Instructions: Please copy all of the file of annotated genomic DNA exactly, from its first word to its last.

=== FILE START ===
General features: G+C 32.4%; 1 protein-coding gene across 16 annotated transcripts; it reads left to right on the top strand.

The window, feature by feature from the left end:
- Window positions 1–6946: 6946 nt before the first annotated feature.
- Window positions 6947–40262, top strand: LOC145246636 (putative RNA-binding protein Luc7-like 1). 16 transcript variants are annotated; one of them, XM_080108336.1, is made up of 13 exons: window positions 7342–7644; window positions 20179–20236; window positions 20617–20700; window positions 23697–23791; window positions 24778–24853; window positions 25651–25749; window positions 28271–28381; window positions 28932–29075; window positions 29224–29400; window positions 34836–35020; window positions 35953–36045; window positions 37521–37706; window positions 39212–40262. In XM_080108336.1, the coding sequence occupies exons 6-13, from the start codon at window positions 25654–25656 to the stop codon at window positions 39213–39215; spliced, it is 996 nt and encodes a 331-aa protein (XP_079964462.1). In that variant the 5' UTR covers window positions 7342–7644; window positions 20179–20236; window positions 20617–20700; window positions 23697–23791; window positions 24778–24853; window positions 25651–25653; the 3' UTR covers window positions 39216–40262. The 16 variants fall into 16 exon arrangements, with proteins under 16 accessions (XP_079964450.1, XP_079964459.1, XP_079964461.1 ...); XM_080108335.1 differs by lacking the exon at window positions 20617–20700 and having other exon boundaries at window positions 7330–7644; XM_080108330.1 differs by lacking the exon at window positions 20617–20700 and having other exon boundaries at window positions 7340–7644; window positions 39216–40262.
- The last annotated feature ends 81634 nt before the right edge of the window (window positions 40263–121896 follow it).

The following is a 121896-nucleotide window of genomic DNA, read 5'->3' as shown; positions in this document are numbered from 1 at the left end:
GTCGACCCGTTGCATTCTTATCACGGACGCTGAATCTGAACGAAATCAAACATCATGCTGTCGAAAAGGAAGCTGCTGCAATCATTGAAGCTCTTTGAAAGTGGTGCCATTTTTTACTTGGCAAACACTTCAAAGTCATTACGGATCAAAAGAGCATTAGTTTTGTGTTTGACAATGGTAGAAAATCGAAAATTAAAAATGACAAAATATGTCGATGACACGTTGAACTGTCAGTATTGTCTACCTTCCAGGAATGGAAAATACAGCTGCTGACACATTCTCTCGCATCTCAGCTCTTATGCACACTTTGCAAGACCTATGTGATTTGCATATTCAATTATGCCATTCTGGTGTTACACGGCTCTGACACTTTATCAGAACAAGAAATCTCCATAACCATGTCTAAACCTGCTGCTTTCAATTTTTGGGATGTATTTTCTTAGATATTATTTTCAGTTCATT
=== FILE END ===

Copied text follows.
General features: G+C 32.4%; 1 protein-coding gene across 16 annotated transcripts; it reads left to right on the top strand.

The window, feature by feature from the left end:
- Window positions 1–6946: 6946 nt before the first annotated feature.
- Window positions 6947–40262, top strand: LOC145246636 (putative RNA-binding protein Luc7-like 1). 16 transcript variants are annotated; one of them, XM_080108336.1, is made up of 13 exons: window positions 7342–7644; window positions 20179–20236; window positions 20617–20700; window positions 23697–23791; window positions 24778–24853; window positions 25651–25749; window positions 28271–28381; window positions 28932–29075; window positions 29224–29400; window positions 34836–35020; window positions 35953–36045; window positions 37521–37706; window positions 39212–40262. In XM_080108336.1, the coding sequence occupies exons 6-13, from the start codon at window positions 25654–25656 to the stop codon at window positions 39213–39215; spliced, it is 996 nt and encodes a 331-aa protein (XP_079964462.1). In that variant the 5' UTR covers window positions 7342–7644; window positions 20179–20236; window positions 20617–20700; window positions 23697–23791; window positions 24778–24853; window positions 25651–25653; the 3' UTR covers window positions 39216–40262. The 16 variants fall into 16 exon arrangements, with proteins under 16 accessions (XP_079964450.1, XP_079964459.1, XP_079964461.1 ...); XM_080108335.1 differs by lacking the exon at window positions 20617–20700 and having other exon boundaries at window positions 7330–7644; XM_080108330.1 differs by lacking the exon at window positions 20617–20700 and having other exon boundaries at window positions 7340–7644; window positions 39216–40262.
- The last annotated feature ends 81634 nt before the right edge of the window (window positions 40263–121896 follow it).

The following is a 121896-nucleotide window of genomic DNA, read 5'->3' as shown; positions in this document are numbered from 1 at the left end:
GTCGACCCGTTGCATTCTTATCACGGACGCTGAATCTGAACGAAATCAAACATCATGCTGTCGAAAAGGAAGCTGCTGCAATCATTGAAGCTCTTTGAAAGTGGTGCCATTTTTTACTTGGCAAACACTTCAAAGTCATTACGGATCAAAAGAGCATTAGTTTTGTGTTTGACAATGGTAGAAAATCGAAAATTAAAAATGACAAAATATGTCGATGACACGTTGAACTGTCAGTATTGTCTACCTTCCAGGAATGGAAAATACAGCTGCTGACACATTCTCTCGCATCTCAGCTCTTATGCACACTTTGCAAGACCTATGTGATTTGCATATTCAATTATGCCATTCTGGTGTTACACGGCTCTGACACTTTATCAGAACAAGAAATCTCCATAACCATGTCTAAACCTGCTGCTTTCAATTTTTGGGATGTATTTTCTTAGATATTATTTTCAGTTCATT